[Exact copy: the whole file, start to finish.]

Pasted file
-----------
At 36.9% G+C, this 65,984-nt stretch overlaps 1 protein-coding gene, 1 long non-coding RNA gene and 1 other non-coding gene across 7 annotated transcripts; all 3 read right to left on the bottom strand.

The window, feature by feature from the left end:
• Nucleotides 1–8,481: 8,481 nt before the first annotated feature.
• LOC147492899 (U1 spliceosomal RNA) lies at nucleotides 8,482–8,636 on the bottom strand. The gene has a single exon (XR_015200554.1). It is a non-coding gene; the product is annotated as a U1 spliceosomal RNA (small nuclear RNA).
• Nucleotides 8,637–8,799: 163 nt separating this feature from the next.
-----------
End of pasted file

At 36.9% G+C, this 65,984-nt stretch overlaps 1 protein-coding gene, 1 long non-coding RNA gene and 1 other non-coding gene across 7 annotated transcripts; all 3 read right to left on the bottom strand.

The window, feature by feature from the left end:
• Nucleotides 1–8,481: 8,481 nt before the first annotated feature.
• LOC147492899 (U1 spliceosomal RNA) lies at nucleotides 8,482–8,636 on the bottom strand. The gene has a single exon (XR_015200554.1). It is a non-coding gene; the product is annotated as a U1 spliceosomal RNA (small nuclear RNA).
• Nucleotides 8,637–8,799: 163 nt separating this feature from the next.